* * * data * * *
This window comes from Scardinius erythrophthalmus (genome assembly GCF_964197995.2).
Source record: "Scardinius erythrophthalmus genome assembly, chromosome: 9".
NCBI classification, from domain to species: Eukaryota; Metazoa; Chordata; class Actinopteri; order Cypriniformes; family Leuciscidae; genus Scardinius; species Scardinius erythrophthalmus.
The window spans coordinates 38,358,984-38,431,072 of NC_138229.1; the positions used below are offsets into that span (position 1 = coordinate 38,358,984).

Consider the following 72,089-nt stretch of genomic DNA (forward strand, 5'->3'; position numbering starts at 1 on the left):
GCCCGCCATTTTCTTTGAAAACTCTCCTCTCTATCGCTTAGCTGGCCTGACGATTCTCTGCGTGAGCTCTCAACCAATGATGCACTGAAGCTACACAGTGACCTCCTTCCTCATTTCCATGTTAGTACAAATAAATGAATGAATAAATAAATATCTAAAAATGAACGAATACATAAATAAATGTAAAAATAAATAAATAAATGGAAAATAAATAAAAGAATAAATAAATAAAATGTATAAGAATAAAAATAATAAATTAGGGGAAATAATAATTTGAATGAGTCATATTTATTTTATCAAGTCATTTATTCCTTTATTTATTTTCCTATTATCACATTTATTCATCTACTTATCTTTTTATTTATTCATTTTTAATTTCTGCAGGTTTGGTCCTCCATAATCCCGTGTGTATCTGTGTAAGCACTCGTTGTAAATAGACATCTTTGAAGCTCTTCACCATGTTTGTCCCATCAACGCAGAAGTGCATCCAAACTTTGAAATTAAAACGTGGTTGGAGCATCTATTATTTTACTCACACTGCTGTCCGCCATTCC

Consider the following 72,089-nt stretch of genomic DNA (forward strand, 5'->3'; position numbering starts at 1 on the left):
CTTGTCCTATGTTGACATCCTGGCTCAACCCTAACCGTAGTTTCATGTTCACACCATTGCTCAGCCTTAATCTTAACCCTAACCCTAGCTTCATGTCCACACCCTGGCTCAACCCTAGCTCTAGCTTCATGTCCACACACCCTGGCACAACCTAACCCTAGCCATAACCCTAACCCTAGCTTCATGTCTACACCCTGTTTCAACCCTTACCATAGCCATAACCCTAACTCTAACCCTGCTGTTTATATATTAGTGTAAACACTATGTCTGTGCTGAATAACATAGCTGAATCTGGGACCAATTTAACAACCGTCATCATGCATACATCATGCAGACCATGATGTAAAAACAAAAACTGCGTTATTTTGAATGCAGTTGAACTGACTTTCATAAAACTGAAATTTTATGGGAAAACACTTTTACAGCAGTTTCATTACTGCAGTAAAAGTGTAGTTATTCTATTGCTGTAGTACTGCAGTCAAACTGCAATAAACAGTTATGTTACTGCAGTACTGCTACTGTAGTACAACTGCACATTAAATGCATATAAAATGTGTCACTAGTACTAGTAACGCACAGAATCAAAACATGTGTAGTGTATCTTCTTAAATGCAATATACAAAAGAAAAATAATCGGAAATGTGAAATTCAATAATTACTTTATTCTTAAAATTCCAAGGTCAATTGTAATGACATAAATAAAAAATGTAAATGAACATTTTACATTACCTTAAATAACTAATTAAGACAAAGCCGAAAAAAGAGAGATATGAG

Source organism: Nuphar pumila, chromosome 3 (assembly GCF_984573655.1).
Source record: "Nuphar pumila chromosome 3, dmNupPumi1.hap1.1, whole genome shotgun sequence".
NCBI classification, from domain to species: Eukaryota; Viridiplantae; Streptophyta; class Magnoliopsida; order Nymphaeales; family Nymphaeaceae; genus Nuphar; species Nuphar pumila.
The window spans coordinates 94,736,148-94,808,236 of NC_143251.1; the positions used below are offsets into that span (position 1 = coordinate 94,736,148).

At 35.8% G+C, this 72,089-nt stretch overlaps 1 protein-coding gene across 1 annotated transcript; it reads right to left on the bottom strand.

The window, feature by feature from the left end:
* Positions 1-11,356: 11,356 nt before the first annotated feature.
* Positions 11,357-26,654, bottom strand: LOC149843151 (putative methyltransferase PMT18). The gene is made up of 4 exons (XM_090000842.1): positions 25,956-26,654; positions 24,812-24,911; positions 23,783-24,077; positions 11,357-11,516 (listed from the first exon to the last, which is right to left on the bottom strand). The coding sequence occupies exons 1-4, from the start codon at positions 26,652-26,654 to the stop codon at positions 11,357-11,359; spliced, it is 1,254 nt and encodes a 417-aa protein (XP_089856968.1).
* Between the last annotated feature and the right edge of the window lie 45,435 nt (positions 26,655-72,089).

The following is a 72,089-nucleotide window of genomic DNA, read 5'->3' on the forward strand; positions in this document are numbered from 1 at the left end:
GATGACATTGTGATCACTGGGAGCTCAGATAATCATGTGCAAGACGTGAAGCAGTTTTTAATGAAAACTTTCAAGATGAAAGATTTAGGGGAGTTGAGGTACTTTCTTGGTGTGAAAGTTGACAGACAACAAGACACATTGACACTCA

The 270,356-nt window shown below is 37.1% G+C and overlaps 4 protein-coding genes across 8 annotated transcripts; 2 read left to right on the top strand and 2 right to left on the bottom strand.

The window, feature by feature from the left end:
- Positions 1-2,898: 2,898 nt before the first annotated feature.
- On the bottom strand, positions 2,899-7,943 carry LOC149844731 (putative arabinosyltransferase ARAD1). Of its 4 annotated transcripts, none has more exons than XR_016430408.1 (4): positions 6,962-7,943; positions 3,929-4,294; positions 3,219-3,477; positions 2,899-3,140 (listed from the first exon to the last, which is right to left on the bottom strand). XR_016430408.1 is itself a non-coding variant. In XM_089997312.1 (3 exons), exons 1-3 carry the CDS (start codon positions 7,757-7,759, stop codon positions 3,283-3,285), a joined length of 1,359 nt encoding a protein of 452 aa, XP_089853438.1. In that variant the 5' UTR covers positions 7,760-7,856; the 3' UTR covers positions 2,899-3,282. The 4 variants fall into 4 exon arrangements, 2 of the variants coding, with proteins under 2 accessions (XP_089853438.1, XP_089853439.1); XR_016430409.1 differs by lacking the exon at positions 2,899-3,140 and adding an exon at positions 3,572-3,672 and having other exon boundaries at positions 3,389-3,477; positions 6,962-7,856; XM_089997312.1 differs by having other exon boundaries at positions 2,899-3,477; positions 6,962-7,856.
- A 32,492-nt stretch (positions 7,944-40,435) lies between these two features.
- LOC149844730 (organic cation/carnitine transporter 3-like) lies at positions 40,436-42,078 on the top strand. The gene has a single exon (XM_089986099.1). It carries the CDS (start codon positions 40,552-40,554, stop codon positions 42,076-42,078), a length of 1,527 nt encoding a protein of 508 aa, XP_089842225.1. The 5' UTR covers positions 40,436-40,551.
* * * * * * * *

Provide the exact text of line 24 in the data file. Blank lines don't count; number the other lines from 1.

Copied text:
- A 32,492-nt stretch (positions 7,944-40,435) lies between these two features.